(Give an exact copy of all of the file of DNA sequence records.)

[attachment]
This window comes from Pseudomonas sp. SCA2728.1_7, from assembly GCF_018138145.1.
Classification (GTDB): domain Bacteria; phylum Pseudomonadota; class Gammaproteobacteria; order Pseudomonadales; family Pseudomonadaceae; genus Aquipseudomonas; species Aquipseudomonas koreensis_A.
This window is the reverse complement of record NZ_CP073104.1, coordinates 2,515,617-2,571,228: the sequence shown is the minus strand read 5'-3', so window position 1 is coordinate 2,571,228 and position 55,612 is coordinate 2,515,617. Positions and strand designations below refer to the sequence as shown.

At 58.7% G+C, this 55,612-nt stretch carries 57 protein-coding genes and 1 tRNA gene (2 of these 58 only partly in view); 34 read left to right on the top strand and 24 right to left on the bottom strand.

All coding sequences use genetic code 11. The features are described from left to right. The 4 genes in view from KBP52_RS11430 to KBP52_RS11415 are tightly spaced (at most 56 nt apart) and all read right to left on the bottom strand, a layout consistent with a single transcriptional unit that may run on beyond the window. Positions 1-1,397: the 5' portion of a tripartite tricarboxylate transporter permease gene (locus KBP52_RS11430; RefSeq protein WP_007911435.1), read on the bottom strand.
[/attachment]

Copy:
This window comes from Pseudomonas sp. SCA2728.1_7, from assembly GCF_018138145.1.
Classification (GTDB): domain Bacteria; phylum Pseudomonadota; class Gammaproteobacteria; order Pseudomonadales; family Pseudomonadaceae; genus Aquipseudomonas; species Aquipseudomonas koreensis_A.
This window is the reverse complement of record NZ_CP073104.1, coordinates 2,515,617-2,571,228: the sequence shown is the minus strand read 5'-3', so window position 1 is coordinate 2,571,228 and position 55,612 is coordinate 2,515,617. Positions and strand designations below refer to the sequence as shown.

At 58.7% G+C, this 55,612-nt stretch carries 57 protein-coding genes and 1 tRNA gene (2 of these 58 only partly in view); 34 read left to right on the top strand and 24 right to left on the bottom strand.

All coding sequences use genetic code 11. The features are described from left to right. The 4 genes in view from KBP52_RS11430 to KBP52_RS11415 are tightly spaced (at most 56 nt apart) and all read right to left on the bottom strand, a layout consistent with a single transcriptional unit that may run on beyond the window. Positions 1-1,397: the 5' portion of a tripartite tricarboxylate transporter permease gene (locus KBP52_RS11430; RefSeq protein WP_007911435.1), read on the bottom strand.